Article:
Now, according to this article from WIRED, the companies that were once generous with their drivers are reversing the moves. In France, Just Eat sent a July 18, 2022, email to its employees, announcing the company’s restructuring the status of couriers so that they would no longer be salaried delivery workers. The company cited pressure to turn a profit and noted that they were one of the few, if not the only, companies offering these benefits to their workers. They added that it was because regulators failed to make all driving and delivery companies classify workers as employees that they had to change their own way of paying their couriers. 

Some of these workers, at least those in the city of Paris, would remain classified as employees and would be paid by the hour. Many couriers in other locations would risk losing their jobs. The company will go back to paying couriers by the delivery, just as other companies do. 

Unions are looking at these events and questioning the future of gig worker rights. If Just Eat, which was so assertive about its move to make its couriers employees, could make this change, what might happen in other companies that have tried this model? Could Gorillas and Getir, two other European delivery platforms, follow suit?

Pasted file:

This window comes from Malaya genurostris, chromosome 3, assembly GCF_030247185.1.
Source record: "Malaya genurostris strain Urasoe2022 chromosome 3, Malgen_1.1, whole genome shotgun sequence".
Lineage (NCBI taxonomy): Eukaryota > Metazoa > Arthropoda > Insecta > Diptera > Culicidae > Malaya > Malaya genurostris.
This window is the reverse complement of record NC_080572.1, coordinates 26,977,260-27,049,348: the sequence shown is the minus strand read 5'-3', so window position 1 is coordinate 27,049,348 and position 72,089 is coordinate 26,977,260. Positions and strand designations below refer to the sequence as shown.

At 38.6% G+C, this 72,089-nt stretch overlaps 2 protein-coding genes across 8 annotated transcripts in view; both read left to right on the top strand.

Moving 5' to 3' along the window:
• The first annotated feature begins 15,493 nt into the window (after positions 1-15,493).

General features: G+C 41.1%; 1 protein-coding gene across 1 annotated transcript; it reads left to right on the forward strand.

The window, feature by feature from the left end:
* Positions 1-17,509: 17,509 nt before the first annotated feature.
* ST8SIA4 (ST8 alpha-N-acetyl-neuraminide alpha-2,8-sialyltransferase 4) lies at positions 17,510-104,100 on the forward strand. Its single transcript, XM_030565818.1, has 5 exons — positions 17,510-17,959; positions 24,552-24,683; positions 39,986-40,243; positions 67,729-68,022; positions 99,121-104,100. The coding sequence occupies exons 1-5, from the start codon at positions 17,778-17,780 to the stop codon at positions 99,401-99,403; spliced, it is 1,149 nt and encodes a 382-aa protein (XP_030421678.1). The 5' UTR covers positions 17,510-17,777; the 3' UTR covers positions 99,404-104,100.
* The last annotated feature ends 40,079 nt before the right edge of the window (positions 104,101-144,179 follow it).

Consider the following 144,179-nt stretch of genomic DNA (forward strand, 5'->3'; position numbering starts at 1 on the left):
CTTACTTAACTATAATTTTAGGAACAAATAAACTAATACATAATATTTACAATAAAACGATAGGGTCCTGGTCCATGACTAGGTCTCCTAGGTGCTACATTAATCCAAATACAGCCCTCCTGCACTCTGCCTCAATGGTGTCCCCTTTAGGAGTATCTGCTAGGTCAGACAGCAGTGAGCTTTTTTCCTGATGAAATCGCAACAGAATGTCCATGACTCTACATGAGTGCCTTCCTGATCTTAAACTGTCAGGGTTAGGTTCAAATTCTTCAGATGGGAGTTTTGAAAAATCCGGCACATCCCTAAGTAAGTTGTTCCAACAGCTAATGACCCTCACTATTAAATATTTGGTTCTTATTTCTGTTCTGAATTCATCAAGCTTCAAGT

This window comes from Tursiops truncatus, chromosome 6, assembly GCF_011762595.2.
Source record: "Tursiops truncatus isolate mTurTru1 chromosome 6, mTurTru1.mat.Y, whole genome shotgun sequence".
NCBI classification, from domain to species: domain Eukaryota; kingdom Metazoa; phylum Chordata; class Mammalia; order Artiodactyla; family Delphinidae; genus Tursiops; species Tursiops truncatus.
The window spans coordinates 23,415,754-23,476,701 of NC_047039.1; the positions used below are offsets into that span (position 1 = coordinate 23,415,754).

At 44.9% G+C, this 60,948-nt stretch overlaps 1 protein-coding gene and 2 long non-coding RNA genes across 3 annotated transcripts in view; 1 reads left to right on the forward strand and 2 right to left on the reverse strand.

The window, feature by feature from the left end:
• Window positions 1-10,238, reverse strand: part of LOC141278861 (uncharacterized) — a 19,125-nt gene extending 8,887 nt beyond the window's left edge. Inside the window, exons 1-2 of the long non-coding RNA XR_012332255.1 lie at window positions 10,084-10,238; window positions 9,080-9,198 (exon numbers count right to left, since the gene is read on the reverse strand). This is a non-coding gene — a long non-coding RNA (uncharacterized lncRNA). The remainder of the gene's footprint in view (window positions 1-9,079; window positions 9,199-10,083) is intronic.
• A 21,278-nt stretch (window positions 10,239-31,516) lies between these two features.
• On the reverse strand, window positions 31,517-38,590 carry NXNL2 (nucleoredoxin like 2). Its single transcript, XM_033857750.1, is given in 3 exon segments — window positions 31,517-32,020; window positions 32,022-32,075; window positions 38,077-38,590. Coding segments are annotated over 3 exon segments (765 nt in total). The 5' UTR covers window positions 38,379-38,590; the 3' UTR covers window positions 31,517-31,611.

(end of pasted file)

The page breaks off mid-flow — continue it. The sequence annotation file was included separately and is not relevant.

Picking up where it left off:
It is possible because all of the companies that use app platforms and gig workers struggle to make a profit. There is tremendous pressure being applied by investors and stockholders. This pressure has been on the increase as many of these companies have grown, and gone public. They have a fiduciary responsibility to make money for their stakeholders. However, these companies also have a responsibility to treat drivers fairly.